I admit it: I flunked NaNo this year.
I had great plans of using the month to crank out a down-and-dirty rough draft of Shimmer #2. What I discovered was that a good story (not just a large word count), necessary historical research and a 30-day deadline do not make a good combination!
At about the 10,000 word mark, I discovered a resource that filled in a lot of gaps in my knowledge about life in the canal construction camps of the 1830s. Great info, but it also meant stopping to read, re-imagine and re-plot before I could move forward again. And when local book signings and a marketing push on Mother-Daughter Book Reviews took over my brain, and NaNoWriMo went completely kaput.
On the other hand, when I was working on those 10,000 words, I discovered a great rhythm for my writing time!
As many of you know, my back isn’t always nice to me, but it’s much happier when I take regular breaks from the computer to get up and walk around. So I decided to spend 25 minutes writing followed by 5 minutes of walking around the house (adapted from the Pomodoro technique).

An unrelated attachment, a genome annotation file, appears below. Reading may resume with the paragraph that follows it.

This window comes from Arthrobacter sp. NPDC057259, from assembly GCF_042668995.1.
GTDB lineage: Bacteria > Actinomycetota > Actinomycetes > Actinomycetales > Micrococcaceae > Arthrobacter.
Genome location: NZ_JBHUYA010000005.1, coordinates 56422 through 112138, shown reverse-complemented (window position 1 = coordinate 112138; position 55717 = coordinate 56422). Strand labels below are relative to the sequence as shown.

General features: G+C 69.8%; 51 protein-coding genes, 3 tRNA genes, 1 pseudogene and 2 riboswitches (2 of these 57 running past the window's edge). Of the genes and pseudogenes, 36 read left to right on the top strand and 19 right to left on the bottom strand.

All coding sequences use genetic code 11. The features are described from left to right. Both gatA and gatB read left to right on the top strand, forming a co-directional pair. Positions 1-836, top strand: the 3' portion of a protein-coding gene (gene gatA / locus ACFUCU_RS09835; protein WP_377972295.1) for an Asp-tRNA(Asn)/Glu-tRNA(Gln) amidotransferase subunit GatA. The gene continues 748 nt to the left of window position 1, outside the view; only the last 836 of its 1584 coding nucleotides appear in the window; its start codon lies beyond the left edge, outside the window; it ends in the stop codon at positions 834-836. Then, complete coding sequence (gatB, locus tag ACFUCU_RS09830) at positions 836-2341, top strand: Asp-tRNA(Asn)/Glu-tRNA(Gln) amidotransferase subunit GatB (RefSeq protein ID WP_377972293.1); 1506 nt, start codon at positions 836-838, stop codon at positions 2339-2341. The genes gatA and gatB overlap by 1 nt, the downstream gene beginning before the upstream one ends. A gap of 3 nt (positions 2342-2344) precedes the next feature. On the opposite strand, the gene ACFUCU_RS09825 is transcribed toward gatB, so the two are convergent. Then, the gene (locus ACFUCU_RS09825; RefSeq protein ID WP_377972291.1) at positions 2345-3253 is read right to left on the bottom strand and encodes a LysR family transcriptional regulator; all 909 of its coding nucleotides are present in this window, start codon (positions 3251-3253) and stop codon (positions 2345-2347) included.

Good decision, but how to avoid getting sidetracked?
Minesweeper Historical research beckons, you know! Enter internet-blocking apps such as Anti-Social and Freedom, along with their timers. I set mine for 25 minutes and voila, no Facebook, Twitter, email, or other online distractions until the time is up – and it won’t let me get back into it without re-booting the computer! So even if I want to go browse, I can’t.
And you know what? It works!
As long as I know what’s happening in my scene, I found that I can write 700-900 words in that 25 minute block, and about 600-800 in the next block. I have to know where my scene is going, but as long as I take time to plan that, it’s all very productive. I didn’t succeed in doing three blocks in a row during NaNo, but if I keep at it, that will come too.
There’s a lot more research to do, but now that my historical “daily life” gap is filled, I’m writing merrily away again. Which is a good thing, because I have a commitment to have this book ready for a signing at Conner Prairie in May 2015. Onwards!
Did you succeed at NaNoWriMo? And what writing routine works best for you? Leave a comment, because enquiring minds want to know!
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